• Distribution –Marketing organizations selling through channel partners can reach the final customer either directly using a pull promotion strategy or indirectly using a push promotional strategy. The pull strategy is so named since it creates demand for a product by promoting directly to the final customer in the hopes that their interest in the product will help “pull” more product through the distribution channel. This approach can be used when channel partners are hesitant about stocking a product unless they are assured of sufficient customer interest. The push strategy uses promotion to encourage channel partners to stock and promote the product to their customers. The idea is that by offering incentives to channel members the marketer is encouraging their partners (e.g., wholesalers, retailers) to “push” the product down the channel and into customer’s hands. Most large consumer products companies will use both approaches while smaller firm may find one approach works better.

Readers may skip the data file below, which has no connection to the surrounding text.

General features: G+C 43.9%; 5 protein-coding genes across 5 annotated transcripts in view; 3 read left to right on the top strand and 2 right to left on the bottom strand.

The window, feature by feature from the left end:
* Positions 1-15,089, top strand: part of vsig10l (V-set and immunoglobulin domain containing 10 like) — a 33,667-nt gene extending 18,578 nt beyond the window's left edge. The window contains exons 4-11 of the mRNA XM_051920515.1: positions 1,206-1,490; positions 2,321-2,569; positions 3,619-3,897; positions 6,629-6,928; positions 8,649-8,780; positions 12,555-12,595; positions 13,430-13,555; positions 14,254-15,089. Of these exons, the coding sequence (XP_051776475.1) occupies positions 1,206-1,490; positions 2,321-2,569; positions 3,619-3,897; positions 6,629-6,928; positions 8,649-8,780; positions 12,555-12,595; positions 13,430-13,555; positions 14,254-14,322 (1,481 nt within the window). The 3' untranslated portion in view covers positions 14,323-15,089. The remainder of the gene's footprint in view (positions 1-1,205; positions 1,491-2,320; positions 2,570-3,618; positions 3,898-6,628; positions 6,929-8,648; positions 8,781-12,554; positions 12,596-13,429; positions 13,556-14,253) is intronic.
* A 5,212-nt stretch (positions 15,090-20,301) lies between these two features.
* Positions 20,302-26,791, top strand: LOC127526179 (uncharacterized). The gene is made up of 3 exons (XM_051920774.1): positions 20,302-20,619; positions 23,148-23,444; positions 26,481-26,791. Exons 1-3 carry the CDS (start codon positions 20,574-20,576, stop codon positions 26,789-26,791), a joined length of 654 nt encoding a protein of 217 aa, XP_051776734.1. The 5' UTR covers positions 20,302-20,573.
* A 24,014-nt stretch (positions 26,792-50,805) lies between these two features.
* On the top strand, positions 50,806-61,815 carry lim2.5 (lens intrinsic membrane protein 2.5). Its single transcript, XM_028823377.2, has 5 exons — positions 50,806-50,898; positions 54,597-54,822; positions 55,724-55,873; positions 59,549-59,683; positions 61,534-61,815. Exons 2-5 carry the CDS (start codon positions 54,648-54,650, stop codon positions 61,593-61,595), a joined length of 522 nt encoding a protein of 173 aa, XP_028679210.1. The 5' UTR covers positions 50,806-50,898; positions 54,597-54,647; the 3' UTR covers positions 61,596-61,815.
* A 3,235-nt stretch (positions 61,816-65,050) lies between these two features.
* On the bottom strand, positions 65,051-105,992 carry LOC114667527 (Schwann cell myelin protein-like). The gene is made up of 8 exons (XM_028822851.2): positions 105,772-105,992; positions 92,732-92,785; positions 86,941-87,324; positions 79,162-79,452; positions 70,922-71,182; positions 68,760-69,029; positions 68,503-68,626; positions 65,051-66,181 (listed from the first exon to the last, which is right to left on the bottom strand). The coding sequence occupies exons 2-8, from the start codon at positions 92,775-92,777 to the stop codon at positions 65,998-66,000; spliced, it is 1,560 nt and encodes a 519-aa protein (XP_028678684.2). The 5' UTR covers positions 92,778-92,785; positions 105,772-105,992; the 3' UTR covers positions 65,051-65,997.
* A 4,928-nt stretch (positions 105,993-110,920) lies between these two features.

• Price – The higher the price of a product the more likely a marketer will need to engage in personalized promotion compared to lower priced products that can be marketed using mass promotion.